Writing Angry Women: A Conversation with Novelist Ellen Meeropol
When I met Ellen Meeropol met at a Red Hen Press authors’ event at AWP in early 2018, we bonded over the climate activism in our third novels, Ellen’s KINSHIP OF CLOVER and my WEATHER WOMAN. We realized that in those books, we had written one central “magical” element into an otherwise realistic story. Now, as we both prepare for the September launch of new novels, we once again discover echoing themes and craft.
Cai: Your new novel, The Lost Women of Azalea Court, centers on a group of angry women fed up with misogyny to the point of action/reaction. Tell us about the story and what’s behind the story.
Ellen: At the center of my novel is Iris, an 88-year-old woman living on the site of a decommissioned state mental hospital and married to the psychiatrist who ran the hospital for the last 40 years of its operation. Iris has spent her life supporting her husband, Asher and mourning her best friend, Harriet. When she discovers the truth about what happened to Harriet, Iris goes missing, and her neighbors on Azalea Court dig into the past. This is a book about how we treat mental illness, about the sins of the past, and about sisterhood.
Cai, there is also an “angry woman, bad man” theme expressed in your new novel, Livid, isn’t there?
Cai: There is. Sybil is a fifty-something woman who finds herself serving on a jury with her ex-husband, Drew, from whom she is estranged. As the trial unfolds — the trial of a woman, Jessie, accused of killing her husband — Sybil allows herself to become unwisely involved with Drew, develops a strong identification and obsession with the defendant Jessie, and the rage she has long buried emerges. I wanted to write a book about the subtle, behind-the-scenes ways in which women are diminished and side-lined, and the resultant rage most women shoulder.
Ellen: Iris and Sybil are very different women, but they both are furious at the situations in which they find themselves. The angry woman theme is certainly not new in contemporary fiction; An Untamed State by Roxanne Gay, Red Clocks by Leni Zumas, and Gone Girl by Gillian Flynn come to mind. But angry female protagonists are often labeled as “unlikeable,” as we saw with Claire Messud’s The Woman Upstairs, whose main character Nora references the classically angry protagonist of Ibsen’s Doll’s House.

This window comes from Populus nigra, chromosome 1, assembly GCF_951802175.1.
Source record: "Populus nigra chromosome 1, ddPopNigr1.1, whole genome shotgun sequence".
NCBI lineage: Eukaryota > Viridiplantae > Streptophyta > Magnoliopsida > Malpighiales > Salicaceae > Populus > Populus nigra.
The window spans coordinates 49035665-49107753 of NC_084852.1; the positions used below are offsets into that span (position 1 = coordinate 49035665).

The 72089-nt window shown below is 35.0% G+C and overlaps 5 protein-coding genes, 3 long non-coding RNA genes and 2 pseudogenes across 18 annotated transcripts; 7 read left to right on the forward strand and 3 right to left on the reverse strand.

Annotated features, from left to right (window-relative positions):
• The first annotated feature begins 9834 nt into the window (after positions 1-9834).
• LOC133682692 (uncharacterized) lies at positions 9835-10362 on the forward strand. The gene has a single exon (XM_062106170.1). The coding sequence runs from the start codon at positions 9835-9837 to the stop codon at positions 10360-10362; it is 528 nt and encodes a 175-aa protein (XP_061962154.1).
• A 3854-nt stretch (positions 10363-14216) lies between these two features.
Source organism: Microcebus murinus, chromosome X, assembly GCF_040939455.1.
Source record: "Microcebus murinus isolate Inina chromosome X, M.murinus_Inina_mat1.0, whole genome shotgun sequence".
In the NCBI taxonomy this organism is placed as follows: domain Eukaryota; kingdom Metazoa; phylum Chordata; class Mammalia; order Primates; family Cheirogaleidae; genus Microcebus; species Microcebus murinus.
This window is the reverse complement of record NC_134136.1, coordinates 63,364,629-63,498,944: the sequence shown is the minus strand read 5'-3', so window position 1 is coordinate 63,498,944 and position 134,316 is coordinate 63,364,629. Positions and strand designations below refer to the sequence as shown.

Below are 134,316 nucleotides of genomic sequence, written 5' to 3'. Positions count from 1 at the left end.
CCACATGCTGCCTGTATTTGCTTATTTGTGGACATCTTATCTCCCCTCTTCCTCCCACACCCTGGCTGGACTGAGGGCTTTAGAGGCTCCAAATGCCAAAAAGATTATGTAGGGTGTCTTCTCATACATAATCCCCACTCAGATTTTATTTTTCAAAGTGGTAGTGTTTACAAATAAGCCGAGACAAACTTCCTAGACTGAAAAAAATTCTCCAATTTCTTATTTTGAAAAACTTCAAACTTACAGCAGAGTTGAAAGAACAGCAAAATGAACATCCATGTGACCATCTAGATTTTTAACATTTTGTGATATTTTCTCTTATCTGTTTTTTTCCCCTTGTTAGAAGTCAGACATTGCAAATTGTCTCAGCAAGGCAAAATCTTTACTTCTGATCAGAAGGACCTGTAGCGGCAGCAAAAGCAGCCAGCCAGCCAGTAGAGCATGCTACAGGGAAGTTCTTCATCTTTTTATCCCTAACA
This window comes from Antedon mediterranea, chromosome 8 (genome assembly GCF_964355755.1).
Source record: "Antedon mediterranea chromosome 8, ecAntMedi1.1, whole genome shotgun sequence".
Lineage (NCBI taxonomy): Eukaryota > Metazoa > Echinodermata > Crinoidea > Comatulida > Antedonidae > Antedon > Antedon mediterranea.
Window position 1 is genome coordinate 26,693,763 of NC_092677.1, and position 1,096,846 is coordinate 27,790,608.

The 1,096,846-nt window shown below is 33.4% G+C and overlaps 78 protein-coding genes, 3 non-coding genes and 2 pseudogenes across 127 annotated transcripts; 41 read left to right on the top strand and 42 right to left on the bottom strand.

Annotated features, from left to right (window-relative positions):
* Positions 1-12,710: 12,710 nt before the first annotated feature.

And, of course, the other side of the equation from angry women are the men.
Cai, you and I share an editor, Kate Gale at Red Hen Press. When Kate called me after reading the manuscript The Lost Women of Azalea Court, her first comment was that it was my most feminist novel yet. I think that’s true of Livid as well. Both of our novels could be read as Uber-feminist, almost man-hating. Sybil’s former husband Drew is not a very nice man, and neither is Eric, Jessie’s husband and victim. Asher, the husband of my missing woman, Iris, has done some very bad things. What are we saying here? Where are we going with this?
Cai: I was very aware when I was writing that most of the men in my book were coming across as assholes or buffoons. I tried to work against that but given the anger that prompted me to write the book, it was hard. I tried to bring some balance to Drew and Eric, and to Jessie’s defense attorney, and even to Jeff and Dan, though I’m aware that none of them is entirely likable. But, since this story is narrated by Sybil who, by the time she is relaying the story has been through so much at the behest of men, the negative portrayals did not seem unjustified. I was thinking about how sometimes women like to join in dumping on bad men, and I am hoping my readership gets on board with that.
What was your approach to the men in your book? Did you have the same concern I did?
Ellen: I did. The more I wrote, the more furious I became with Asher, who is responsible for horrible events. And that led me to thinking about the nature of evil, and the long-term consequences of trauma. Asher was a child survivor of the Holocaust and I’m very curious about how people who have suffered deeply at the hands of others, may rationalize their own bad behavior as necessary for self-protection. I tried to temper the bad things Asher did with an understanding of his trauma. Other male characters in my novel, like Donnie and Arnold may be clueless and ineffectual, but they’re not quite “assholes and buffoons” — I love that description!
Still, the men in our books clearly have the power at the beginning of the stories, and the women can be seen as “missing” from their own lives, at least partially because of the actions of their partners. Without giving anything away, the women do, in various ways, take back their power.